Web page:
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Delaying Obsolescence


This paper argues that those who emphasise that designers and engineers need to plan for obsolescence are too conservative. Rather, in addition to planning for obsolescence, designers and engineers should also think carefully about what they could do in order delay obsolescence. They should so this by thinking about the design itself, thinking of ways in which products could be useful and appealing for longer before becoming obsolete, as well thinking about the wider context in terms of the marketing of products, and also the social and legal. The paper also considers objections that these suggestions are unrealistically idealistic, failing to recognise the economic realities. I respond to these objections appealing to research in advertising, psychology, cognitive linguistics, philosophy, history, and economics, as well as drawing on the Statement of Ethical Principles developed by the Royal Academy of Engineering and the Engineering Council.

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  1. See, for example, (2014).

  2. Carbon dioxide equivalent emissions.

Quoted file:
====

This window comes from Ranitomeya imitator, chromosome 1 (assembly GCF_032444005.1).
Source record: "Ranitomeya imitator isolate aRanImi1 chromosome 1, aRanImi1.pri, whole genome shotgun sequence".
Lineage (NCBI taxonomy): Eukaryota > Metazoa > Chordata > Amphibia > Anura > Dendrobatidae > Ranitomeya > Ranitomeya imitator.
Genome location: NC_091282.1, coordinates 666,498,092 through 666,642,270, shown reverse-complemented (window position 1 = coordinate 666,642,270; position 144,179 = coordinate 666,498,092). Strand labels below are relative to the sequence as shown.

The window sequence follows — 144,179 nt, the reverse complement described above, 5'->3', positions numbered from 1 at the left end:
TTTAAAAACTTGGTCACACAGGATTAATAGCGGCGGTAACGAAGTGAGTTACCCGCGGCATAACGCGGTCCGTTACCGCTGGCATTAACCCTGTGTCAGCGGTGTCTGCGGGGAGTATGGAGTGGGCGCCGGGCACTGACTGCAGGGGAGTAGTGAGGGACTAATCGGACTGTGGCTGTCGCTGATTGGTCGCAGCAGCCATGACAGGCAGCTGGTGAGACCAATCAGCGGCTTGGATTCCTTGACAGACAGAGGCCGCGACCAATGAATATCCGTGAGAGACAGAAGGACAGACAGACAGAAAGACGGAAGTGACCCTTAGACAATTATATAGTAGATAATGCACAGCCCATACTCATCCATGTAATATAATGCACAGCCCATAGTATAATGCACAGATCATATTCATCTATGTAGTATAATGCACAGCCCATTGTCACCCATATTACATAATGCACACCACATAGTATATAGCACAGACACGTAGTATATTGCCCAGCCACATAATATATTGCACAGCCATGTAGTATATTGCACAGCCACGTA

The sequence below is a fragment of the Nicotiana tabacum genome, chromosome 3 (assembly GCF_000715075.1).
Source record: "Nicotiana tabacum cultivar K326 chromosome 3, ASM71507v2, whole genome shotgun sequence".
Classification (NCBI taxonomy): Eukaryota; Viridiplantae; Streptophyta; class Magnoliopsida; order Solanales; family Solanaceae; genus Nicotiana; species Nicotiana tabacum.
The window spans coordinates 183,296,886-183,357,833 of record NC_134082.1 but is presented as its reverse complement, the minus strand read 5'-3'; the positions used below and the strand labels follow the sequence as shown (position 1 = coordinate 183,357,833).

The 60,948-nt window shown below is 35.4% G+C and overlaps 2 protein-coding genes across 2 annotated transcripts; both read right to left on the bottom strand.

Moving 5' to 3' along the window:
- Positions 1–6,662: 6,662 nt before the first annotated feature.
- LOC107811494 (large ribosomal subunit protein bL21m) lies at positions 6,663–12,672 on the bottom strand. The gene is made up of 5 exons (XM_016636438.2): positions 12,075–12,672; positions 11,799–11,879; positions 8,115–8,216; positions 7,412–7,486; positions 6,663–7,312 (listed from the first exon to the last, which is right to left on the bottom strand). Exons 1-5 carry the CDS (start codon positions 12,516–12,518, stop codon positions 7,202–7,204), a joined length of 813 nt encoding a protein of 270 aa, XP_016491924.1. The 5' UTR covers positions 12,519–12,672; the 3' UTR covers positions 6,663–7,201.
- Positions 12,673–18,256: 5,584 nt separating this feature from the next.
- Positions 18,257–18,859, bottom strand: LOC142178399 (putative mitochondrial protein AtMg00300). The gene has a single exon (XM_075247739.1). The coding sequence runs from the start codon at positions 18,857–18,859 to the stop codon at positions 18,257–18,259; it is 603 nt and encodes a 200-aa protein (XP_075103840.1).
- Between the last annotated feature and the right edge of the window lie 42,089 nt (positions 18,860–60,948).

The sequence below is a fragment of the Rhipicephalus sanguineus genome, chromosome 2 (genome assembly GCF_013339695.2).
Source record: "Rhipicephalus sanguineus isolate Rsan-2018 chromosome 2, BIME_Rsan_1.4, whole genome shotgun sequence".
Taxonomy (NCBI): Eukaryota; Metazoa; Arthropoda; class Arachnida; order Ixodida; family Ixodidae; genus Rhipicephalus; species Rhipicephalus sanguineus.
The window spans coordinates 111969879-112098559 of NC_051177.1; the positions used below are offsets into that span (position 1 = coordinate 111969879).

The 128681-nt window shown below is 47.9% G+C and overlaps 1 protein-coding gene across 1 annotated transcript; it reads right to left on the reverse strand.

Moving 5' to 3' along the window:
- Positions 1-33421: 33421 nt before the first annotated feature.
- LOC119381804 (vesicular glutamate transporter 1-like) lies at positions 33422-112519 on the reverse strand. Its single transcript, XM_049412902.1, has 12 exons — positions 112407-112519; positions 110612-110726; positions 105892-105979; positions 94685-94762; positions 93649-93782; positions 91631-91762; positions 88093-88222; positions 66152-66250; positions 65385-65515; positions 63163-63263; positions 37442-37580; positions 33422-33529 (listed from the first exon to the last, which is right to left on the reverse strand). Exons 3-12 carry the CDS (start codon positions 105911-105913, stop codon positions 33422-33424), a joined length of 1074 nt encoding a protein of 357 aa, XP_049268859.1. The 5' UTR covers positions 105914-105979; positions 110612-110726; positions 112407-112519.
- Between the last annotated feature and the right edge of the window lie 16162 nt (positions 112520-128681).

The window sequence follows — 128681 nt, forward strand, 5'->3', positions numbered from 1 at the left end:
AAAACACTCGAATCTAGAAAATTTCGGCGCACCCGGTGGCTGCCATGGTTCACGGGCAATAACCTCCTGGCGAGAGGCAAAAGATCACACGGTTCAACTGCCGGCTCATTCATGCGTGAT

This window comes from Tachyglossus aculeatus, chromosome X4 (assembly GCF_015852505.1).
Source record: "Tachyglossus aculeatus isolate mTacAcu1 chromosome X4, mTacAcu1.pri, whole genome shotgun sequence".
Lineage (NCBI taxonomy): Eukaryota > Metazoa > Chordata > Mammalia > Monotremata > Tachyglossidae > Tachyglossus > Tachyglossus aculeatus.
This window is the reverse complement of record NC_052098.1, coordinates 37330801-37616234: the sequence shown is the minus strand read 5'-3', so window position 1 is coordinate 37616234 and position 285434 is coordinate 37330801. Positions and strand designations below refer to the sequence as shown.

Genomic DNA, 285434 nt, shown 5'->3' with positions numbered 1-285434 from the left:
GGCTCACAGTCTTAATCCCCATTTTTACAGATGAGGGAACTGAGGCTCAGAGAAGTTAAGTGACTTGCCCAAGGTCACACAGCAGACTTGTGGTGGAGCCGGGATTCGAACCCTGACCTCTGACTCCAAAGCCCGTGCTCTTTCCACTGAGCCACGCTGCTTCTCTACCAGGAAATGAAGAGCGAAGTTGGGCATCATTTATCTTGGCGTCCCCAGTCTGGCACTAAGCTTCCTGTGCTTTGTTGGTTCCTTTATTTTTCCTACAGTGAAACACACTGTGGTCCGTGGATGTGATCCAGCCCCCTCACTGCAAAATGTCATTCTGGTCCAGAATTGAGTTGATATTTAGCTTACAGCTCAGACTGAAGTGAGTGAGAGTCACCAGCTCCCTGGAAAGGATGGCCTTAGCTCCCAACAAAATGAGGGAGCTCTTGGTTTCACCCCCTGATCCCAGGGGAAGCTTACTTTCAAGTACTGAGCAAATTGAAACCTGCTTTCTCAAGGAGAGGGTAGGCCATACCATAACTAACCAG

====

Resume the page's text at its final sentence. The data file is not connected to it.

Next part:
3. My italics.

  4. See, for example, Smith (2013), Tofel (2013) and Kameka (2013).

  5. Selective serotonin reuptake inhibitors, usually used to treat depression.

  6. Single lens reflex.

  7. Others may raise concerns about the economics, but not at the level of individual companies or individual products, but on a larger scale, worrying that my suggestions would be detrimental to the economy. I cannot address this in detail here, but will make two comments. First, my approach needn’t be in opposition to economic growth, but may instead focus more on a service economy (discussed in more detail in the following). Second, even if there is a conflict here, it is not clear that we should assume that economic growth must win over environmental concerns. See, for example, Jackson (2011) and Heinberg (2011).

  8. Also see the various discussions of the “welfare state” and a “safety net” throughout.

  9. From 1 min 20 s.

  10. Miles per gallon, or equivalent if we are including electric cars as well.

  11. The 25 and 65 mpg figures are based—roughly—on a Porsche 911 and a Toyota Prius ( 2013).

  12. Carbon dioxide equivalent emissions.

  13. Paragraphs 1, 4 and 5 (my italics), and also 39, 43, 46, and 47.

  14. And many would also point out that this is something that we are failing to do, already, because the needs of the present clearly isn’t meant to refer only to the needs of the present in the UK or USA and other wealthy countries.


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I am grateful to the Arts and Humanities Research Council for the early career research fellowship, funding my project, “Climate Change, Ethics and Responsibility: an interdisciplinary approach”.

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Correspondence to Rob Lawlor.

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Lawlor, R. Delaying Obsolescence. Sci Eng Ethics 21, 401–427 (2015).

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